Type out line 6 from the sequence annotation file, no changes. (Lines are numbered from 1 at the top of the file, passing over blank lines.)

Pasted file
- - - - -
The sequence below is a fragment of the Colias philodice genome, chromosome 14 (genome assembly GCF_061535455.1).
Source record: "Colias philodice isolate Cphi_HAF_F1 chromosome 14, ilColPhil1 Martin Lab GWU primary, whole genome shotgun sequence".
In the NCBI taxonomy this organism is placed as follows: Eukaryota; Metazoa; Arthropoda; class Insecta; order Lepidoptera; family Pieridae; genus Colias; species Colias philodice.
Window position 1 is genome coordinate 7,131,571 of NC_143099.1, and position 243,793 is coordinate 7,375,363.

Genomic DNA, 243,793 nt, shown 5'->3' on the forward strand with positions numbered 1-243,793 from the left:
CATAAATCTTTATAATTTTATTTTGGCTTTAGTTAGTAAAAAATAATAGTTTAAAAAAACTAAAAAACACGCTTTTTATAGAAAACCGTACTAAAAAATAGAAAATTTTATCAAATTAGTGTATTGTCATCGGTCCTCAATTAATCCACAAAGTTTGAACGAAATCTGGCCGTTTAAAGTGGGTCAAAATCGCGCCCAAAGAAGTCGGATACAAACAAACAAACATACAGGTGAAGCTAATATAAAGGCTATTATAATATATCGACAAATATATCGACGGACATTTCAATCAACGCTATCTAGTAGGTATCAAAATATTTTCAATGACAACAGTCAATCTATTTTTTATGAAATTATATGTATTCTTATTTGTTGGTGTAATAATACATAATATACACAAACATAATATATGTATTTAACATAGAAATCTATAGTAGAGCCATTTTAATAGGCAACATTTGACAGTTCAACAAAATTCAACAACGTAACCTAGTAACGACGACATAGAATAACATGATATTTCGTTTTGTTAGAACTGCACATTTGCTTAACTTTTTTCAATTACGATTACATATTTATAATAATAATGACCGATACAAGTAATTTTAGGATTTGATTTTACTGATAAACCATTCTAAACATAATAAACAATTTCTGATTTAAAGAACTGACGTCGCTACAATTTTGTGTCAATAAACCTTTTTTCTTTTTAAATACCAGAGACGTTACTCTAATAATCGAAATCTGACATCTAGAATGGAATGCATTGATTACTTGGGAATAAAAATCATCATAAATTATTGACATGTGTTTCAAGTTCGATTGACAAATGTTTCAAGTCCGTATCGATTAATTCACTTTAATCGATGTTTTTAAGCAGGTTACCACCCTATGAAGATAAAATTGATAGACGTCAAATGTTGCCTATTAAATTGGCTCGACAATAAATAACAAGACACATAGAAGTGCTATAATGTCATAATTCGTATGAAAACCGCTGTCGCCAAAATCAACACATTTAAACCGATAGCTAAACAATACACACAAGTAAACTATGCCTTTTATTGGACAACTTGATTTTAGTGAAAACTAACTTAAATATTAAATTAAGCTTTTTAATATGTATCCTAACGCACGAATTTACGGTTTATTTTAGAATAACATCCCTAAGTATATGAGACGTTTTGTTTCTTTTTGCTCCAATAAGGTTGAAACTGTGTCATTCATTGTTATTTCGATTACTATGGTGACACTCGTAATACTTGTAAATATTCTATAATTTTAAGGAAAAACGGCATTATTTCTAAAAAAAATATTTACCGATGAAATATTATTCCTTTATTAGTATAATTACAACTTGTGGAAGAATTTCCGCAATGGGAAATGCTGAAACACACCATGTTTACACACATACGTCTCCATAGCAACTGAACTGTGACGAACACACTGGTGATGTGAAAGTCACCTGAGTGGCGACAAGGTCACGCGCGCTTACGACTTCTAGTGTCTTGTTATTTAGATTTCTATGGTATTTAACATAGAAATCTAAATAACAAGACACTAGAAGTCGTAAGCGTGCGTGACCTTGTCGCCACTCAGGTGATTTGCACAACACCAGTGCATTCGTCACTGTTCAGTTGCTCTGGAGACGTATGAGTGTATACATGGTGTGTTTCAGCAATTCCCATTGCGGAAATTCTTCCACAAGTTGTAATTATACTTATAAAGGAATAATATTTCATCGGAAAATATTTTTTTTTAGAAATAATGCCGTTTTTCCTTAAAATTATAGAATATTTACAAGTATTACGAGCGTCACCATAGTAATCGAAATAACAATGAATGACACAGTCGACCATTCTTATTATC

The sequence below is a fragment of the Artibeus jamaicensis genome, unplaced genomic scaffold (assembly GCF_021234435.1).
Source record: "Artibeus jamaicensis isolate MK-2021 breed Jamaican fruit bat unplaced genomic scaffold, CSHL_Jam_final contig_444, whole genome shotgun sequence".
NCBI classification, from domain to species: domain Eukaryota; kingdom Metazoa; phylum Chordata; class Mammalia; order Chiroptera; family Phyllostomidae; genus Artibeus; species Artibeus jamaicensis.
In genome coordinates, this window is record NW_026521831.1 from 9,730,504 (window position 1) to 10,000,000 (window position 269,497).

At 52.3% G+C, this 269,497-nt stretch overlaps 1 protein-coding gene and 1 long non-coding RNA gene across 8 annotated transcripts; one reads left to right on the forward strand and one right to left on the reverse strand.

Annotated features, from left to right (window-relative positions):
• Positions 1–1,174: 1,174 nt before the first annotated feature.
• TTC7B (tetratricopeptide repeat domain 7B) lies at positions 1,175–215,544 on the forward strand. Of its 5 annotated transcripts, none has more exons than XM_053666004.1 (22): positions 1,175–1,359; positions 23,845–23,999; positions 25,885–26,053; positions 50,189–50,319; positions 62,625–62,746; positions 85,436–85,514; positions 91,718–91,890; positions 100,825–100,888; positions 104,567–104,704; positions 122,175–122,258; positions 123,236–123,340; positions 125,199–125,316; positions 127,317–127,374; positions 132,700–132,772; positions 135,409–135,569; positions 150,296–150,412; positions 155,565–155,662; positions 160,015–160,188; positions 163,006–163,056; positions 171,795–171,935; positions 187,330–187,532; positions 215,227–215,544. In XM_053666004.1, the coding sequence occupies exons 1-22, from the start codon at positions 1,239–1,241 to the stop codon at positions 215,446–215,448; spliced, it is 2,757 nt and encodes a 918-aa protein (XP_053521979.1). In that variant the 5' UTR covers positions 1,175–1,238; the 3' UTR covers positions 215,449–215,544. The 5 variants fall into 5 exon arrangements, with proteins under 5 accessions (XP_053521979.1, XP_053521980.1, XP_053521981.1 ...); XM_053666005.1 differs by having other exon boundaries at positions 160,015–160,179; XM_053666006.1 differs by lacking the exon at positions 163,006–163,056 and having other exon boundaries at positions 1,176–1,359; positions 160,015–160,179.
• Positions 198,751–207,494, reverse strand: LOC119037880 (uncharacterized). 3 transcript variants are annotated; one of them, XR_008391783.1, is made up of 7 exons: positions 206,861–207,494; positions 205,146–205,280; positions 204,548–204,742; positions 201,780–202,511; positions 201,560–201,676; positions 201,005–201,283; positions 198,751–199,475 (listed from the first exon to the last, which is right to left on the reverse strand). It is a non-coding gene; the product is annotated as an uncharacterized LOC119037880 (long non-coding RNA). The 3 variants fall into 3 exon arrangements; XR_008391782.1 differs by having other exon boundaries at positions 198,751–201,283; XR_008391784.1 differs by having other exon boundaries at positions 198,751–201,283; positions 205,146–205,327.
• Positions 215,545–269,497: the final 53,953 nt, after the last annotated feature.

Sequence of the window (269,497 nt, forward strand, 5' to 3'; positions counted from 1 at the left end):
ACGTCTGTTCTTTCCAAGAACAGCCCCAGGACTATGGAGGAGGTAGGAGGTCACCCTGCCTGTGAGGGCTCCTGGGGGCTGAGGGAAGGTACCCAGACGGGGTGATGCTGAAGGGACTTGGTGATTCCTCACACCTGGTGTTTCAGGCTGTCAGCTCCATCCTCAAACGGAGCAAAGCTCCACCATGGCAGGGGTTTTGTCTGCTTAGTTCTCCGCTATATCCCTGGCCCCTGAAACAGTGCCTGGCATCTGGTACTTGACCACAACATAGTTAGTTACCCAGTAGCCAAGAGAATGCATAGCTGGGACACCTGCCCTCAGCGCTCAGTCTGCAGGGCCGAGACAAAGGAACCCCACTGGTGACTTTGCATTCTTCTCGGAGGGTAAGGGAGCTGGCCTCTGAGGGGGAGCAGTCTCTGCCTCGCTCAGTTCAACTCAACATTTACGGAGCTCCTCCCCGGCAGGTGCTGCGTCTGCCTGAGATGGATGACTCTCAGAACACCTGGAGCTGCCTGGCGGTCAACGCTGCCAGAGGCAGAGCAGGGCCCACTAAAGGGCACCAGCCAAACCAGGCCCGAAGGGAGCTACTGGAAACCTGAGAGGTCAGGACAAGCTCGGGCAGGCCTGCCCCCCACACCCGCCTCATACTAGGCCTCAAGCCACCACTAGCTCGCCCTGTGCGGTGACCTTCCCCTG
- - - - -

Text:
CATAAATCTTTATAATTTTATTTTGGCTTTAGTTAGTAAAAAATAATAGTTTAAAAAAACTAAAAAACACGCTTTTTATAGAAAACCGTACTAAAAAATAGAAAATTTTATCAAATTAGTGTATTGTCATCGGTCCTCAATTAATCCACAAAGTTTGAACGAAATCTGGCCGTTTAAAGTGGGTCAAAATCGCGCCCAAAGAAGTCGGATACAAACAAACAAACATACAGGTGAAGCTAATATAAAGGCTATTATAATATATCGACAAATATATCGACGGACATTTCAATCAACGCTATCTAGTAGGTATCAAAATATTTTCAATGACAACAGTCAATCTATTTTTTATGAAATTATATGTATTCTTATTTGTTGGTGTAATAATACATAATATACACAAACATAATATATGTATTTAACATAGAAATCTATAGTAGAGCCATTTTAATAGGCAACATTTGACAGTTCAACAAAATTCAACAACGTAACCTAGTAACGACGACATAGAATAACATGATATTTCGTTTTGTTAGAACTGCACATTTGCTTAACTTTTTTCAATTACGATTACATATTTATAATAATAATGACCGATACAAGTAATTTTAGGATTTGATTTTACTGATAAACCATTCTAAACATAATAAACAATTTCTGATTTAAAGAACTGACGTCGCTACAATTTTGTGTCAATAAACCTTTTTTCTTTTTAAATACCAGAGACGTTACTCTAATAATCGAAATCTGACATCTAGAATGGAATGCATTGATTACTTGGGAATAAAAATCATCATAAATTATTGACATGTGTTTCAAGTTCGATTGACAAATGTTTCAAGTCCGTATCGATTAATTCACTTTAATCGATGTTTTTAAGCAGGTTACCACCCTATGAAGATAAAATTGATAGACGTCAAATGTTGCCTATTAAATTGGCTCGACAATAAATAACAAGACACATAGAAGTGCTATAATGTCATAATTCGTATGAAAACCGCTGTCGCCAAAATCAACACATTTAAACCGATAGCTAAACAATACACACAAGTAAACTATGCCTTTTATTGGACAACTTGATTTTAGTGAAAACTAACTTAAATATTAAATTAAGCTTTTTAATATGTATCCTAACGCACGAATTTACGGTTTATTTTAGAATAACATCCCTAAGTATATGAGACGTTTTGTTTCTTTTTGCTCCAATAAGGTTGAAACTGTGTCATTCATTGTTATTTCGATTACTATGGTGACACTCGTAATACTTGTAAATATTCTATAATTTTAAGGAAAAACGGCATTATTTCTAAAAAAAATATTTACCGATGAAATATTATTCCTTTATTAGTATAATTACAACTTGTGGAAGAATTTCCGCAATGGGAAATGCTGAAACACACCATGTTTACACACATACGTCTCCATAGCAACTGAACTGTGACGAACACACTGGTGATGTGAAAGTCACCTGAGTGGCGACAAGGTCACGCGCGCTTACGACTTCTAGTGTCTTGTTATTTAGATTTCTATGGTATTTAACATAGAAATCTAAATAACAAGACACTAGAAGTCGTAAGCGTGCGTGACCTTGTCGCCACTCAGGTGATTTGCACAACACCAGTGCATTCGTCACTGTTCAGTTGCTCTGGAGACGTATGAGTGTATACATGGTGTGTTTCAGCAATTCCCATTGCGGAAATTCTTCCACAAGTTGTAATTATACTTATAAAGGAATAATATTTCATCGGAAAATATTTTTTTTTAGAAATAATGCCGTTTTTCCTTAAAATTATAGAATATTTACAAGTATTACGAGCGTCACCATAGTAATCGAAATAACAATGAATGACACAGTCGACCATTCTTATTATC